By 6pm, word was beginning to spread that the looting looked likely to spread to nearby Enfield. Heading up there, I again stripped my gear down to the bare minimum of a single D3s body with one 50mm f1.4G lens and one 28-300mm f3.5-f5.6G “lazyboy” lens. On arriving, it was clear that there was likely to be trouble as small groups of teenagers wearing hoods, masks and balaclavas roamed through the parks and side streets around the town’s retail centre. Not wanting to risk my car, I parked outside the centre and walked in. I’d only been walking two minutes when a large group appeared around the corner of a side street and came walking towards me. My hope that they were peaceful didn’t last long as one of them punched his fist through a pub window as he walked. A bottle landed near my feet as I crossed the road and turned the corner. Thankfully, I walked straight into a line of riot police in full gear but the fact that the group was walking around freely smashing windows only metres away from the police front-line set the mood for how the evening would go.
After the previous night’s foray into no-man’s land, I decided to start out near to the police lines. Like the night before, one of the riot police broke away from the line to come and check on my safety wear before advising me that if I was injured at any point, to shout “Man down!” to alert the medic as the police line would be looking forward. After minor scuffles, the main group broke away from the front line and seemed to disappear. After checking out a smashed-up police car, I joined forces with Getty’s Peter Macdiarmid to try and track down the action by car. Reports soon started to come in that large groups were hitting a nearby retail park, so we headed over to find the police protecting two large electrical stores as a gang smashed in the front windows of a supermarket opposite. Within moments, the police raced over there and the group dispersed. This went on to be the pattern of the night; reports on twitter would speak of an incident, we’d race over to the location to find that the police had intercepted the same messages and had secured the area. A long night of frustration as we chased our tails around Enfield.
Day three of the riots was when things truly became unbelievable. Starting in Hackney, I arrived to find cars burning and riot police desperately protecting small sections of the main thoroughfare, Mare Street. With police helicopters swooping dangerously low, the action soon moved to a nearby housing estate. Again, more cars were burned and rioters charged before riot police counter-charged.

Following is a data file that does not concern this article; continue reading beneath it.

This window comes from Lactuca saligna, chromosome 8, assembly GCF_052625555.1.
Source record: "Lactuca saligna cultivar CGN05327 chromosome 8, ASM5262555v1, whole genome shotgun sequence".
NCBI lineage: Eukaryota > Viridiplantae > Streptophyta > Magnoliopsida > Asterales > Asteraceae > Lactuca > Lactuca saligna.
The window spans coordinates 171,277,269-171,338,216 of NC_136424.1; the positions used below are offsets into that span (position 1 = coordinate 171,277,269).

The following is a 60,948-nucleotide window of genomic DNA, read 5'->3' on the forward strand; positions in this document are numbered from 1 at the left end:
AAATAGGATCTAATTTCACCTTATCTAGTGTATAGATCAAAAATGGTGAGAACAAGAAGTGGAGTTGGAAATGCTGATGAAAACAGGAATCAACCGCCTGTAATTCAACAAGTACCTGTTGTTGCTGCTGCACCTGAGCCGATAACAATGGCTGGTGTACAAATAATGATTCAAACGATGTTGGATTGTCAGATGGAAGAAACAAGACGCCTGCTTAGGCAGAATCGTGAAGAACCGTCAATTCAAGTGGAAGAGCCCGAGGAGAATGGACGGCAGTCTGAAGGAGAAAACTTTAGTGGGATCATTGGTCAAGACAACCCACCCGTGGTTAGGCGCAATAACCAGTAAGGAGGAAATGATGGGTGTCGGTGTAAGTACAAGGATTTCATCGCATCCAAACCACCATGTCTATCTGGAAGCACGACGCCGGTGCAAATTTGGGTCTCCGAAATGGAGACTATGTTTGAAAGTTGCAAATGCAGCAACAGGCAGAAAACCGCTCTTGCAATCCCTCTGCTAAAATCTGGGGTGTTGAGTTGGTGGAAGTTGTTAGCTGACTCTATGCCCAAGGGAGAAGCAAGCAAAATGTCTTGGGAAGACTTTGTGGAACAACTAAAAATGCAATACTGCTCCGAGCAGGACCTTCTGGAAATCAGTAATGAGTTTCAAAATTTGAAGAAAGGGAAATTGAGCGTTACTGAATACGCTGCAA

After seeming to secure the area, myself and a group of other photographers sat down in a shop doorway to wire only to suddenly discover that the police were pulling out. Looking up the road, we were suddenly faced with the same group that had, until moments before, been held back by a large group of riot police as they walked down the street to our position. One very fast exit later and I was in freelance AFP photographer Ki Price‘s studio a mile down the road. After a hasty recharge of batteries, I headed off to South London with photographer Jules Mattsson to check out reports of looting in Clapham Junction.
It’s hard to explain how unreal this whole experience was by now. If you’re outside the London or the UK and in an area untouched by these riots, just imagine your local high street being totally torn apart by looting and violence with the police nowhere to be seen. My picture editor was told to collect his child early from nursery as they wanted to close early. I was driving between every flashpoint using every bit of the small amount of hazardous environment training I know, making sure to keep distance between myself and other vehicles at all times for fast getaways and braking early at lights so that I never reached total standstill. A colleague of mine was surrounded in his car at one point with youths in balaclavas and masks grabbing at the door handles and when he raced down the road, he saw that they’d been setting up roadblocks at the junction so that they could stop every car to burn them. Truly insane and often terrifying.
Arriving in Clapham Junction was one of these moments. Kirsten used to live here so I know the area reasonably well, but turning onto the main road we found ourselves looking down a long open road, littered with debris as youths in hoods loitered on both sides. I seem to remember that I did actually whistle the opening bars to the theme from “The Good, The Bad and The Ugly” at this point. After some evasive driving when passing through the centre including a very fast getaway through a large group in the middle of the road, we parked up and walked down to the main shopping area. I’ve written this too many times already so far in this blog, but by this point I was running out of ways to comprehend what I was seeing. The same road that Kirsten and I had shopped in and enjoyed lazy Sunday breakfasts on was destroyed. A smashed plasma screen was lying in the middle of road and everywhere people milled around looking in the remains of the shop windows at the total chaos. While the police battled a large group of rioters and looters a few hundred metres down the road, two remained on guard outside a branch of Currys electrical store to protect both the stock and the injured man that they had discovered on entering the premises. He was later taken away in handcuffs.